In 2015 the Scottish Government decided not to proceed with plans for a new women’s prison at Inverclyde. Instead, it resolved to create five small ‘community custody units’ in Scotland’s larger cities and one national facility with places for 80 women to replace the existing women’s prison at Cornton Vale.It was advised that the new female prison estate would hold 230.

As at 15 January 2019, the female prisoner population stood at 381, with women held in several locations, including a number of prisons formerly exclusively for males (Edinburgh, Greenock, Grampian, Polmont).

Two of the three community custody units (circa 36 places), are due for completion by the end of 2020, with no details as to when the remaining three will come on-stream. In answer to a Parliamentary Question re the women’s estate on 15 January 2019[5], the Cabinet Secretary for Justice advised that fuller detail would be provided.

Given the significant changes currently in hand, confirmation of the consequences for women in custody during the current transitional period would be timely.

Serious concerns have arisen recently about the use of restraints especially as applied to women and searching practices. We have received reports, which we are not in a position to investigate further, of intimate body searches of women by teams including male officers.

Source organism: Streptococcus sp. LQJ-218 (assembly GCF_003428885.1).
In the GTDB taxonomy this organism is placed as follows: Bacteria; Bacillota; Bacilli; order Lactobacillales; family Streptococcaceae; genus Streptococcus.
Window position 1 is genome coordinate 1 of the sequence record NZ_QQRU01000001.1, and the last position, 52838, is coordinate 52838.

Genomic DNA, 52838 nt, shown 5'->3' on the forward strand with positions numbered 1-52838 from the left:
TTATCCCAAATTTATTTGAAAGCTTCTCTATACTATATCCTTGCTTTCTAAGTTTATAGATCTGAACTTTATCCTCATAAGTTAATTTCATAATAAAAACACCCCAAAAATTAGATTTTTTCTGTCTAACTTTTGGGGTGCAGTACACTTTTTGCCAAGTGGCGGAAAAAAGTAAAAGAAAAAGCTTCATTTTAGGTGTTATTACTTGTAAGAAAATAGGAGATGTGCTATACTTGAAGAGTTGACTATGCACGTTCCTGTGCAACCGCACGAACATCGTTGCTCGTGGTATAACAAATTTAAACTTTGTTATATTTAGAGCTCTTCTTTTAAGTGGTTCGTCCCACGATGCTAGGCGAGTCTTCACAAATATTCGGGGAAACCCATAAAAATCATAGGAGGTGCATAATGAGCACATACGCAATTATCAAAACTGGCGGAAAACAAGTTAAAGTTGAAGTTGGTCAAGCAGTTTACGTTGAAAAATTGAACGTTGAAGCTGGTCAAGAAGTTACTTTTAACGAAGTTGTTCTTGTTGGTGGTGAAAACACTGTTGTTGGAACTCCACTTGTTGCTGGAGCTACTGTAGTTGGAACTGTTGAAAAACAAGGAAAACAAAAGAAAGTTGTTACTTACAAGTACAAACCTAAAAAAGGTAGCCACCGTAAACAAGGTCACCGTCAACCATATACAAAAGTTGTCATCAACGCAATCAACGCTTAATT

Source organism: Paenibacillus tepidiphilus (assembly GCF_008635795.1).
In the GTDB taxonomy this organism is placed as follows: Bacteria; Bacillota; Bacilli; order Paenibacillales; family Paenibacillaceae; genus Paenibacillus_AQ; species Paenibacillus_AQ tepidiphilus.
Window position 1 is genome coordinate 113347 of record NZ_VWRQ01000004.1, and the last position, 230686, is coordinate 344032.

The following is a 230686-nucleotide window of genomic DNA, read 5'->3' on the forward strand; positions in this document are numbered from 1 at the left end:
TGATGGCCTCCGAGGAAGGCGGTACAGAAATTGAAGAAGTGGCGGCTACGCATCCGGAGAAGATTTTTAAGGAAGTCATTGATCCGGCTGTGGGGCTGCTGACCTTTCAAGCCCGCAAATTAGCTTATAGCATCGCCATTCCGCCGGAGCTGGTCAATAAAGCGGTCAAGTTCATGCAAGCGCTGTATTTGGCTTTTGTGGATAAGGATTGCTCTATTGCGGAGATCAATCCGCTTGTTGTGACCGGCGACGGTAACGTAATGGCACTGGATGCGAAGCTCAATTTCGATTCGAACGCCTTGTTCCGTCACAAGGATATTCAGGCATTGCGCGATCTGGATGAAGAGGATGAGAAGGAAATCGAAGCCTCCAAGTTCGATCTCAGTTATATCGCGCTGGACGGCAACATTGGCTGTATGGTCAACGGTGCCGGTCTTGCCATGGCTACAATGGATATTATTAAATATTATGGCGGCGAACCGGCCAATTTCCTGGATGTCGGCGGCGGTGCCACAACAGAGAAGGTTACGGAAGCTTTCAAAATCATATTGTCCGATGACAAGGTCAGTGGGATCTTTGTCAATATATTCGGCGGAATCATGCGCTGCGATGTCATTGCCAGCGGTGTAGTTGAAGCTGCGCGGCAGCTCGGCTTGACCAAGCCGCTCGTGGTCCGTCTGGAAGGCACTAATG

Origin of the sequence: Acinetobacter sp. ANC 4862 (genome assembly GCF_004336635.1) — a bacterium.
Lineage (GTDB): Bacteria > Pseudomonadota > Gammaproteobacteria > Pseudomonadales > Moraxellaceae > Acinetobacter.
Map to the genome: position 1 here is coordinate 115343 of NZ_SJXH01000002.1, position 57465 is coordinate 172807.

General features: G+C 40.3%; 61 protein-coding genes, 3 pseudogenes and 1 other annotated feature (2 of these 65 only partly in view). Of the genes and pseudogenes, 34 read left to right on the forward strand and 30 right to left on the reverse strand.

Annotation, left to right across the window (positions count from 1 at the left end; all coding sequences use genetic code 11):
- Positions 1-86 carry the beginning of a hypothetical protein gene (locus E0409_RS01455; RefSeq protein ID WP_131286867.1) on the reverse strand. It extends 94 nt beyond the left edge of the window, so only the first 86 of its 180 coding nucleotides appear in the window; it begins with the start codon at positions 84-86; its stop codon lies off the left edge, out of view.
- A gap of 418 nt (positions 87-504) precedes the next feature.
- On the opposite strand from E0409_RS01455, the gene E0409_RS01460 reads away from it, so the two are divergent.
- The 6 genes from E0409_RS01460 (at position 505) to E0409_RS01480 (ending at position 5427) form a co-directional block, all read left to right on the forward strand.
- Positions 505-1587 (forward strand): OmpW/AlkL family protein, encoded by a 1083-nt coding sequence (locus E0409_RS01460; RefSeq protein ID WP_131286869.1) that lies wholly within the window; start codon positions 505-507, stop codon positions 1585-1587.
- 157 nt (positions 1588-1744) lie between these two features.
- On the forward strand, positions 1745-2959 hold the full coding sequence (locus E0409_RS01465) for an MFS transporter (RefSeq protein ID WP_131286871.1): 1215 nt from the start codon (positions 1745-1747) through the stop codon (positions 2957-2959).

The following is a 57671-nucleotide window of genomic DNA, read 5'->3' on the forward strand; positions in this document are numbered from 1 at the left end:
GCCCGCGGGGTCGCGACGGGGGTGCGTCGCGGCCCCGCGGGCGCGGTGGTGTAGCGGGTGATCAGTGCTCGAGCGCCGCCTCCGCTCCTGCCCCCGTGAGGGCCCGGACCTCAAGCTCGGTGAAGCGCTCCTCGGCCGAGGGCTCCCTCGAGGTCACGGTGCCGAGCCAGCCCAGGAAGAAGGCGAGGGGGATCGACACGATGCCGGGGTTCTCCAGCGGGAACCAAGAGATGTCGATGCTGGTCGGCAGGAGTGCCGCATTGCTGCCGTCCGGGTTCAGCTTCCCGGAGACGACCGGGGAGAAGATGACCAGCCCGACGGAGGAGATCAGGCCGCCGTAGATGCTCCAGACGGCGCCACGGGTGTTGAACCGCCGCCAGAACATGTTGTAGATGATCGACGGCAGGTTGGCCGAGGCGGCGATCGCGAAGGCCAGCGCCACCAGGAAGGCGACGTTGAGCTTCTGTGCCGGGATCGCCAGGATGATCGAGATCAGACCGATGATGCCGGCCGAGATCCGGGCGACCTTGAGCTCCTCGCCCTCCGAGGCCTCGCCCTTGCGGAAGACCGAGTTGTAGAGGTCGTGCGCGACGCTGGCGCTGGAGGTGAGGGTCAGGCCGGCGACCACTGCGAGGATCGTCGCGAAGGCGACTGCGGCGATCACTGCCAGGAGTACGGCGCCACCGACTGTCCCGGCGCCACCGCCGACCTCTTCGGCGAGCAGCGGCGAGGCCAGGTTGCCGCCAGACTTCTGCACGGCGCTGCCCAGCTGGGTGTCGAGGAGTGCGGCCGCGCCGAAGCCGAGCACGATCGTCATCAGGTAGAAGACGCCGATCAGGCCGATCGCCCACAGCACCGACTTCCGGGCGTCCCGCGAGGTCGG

The safe and appropriate treatment of persons in custody who are transitioning/ transgender is a question that has recently come into sharp focus, and it is one with which the UN Committee Against Torture should rightly be concerned. 

In our view the safety of all persons in custody is a non-negotiable priority which imposes clear duties on the responsible authorities. All prison services should be held accountable for their performance in this respect. All persons have the right not be victimised or re-traumatised in prison or detention. 

In Scotland, the vast majority of trans/transitioning people in custody are m2f, the majority of them have not yet had gender reassignment surgery.

The Scottish Prison Service is currently consulting on their approach to the care of transgender people in custody. Their current approach allows anyone who self-identifies as transgender to be recognised as such, regardless of medical or psychological certification which supports this. This reflects the national approach to gender recognition taken by the Scottish Government.

The English and Welsh approach on the other hand, only recognises transgender people after a process of being granted a Gender Recognition Certificate which takes at minimum two-years and which has been criticised by the Scottish Government, amongst others, as being overly intrusive and onerous.

Significant and complex problems may arise however where transitioning /transgender prisoners elect to be housed in women's prisons. Women in custody are an especially vulnerable group, many of whom have also been the victim of sexual violence in their lives. The rights of women to be safe and to feel safe - including their rights to be housed in female-only settings - whilst in the care of custodial institutions cannot be compromised for any reason. The views of women prisoners should be specifically sought in consultation processes. 

Actions

We recommend that the UN Committee Against Torture seeks further information on interim plans for the women’s estate and evidence of the possible use of restraints.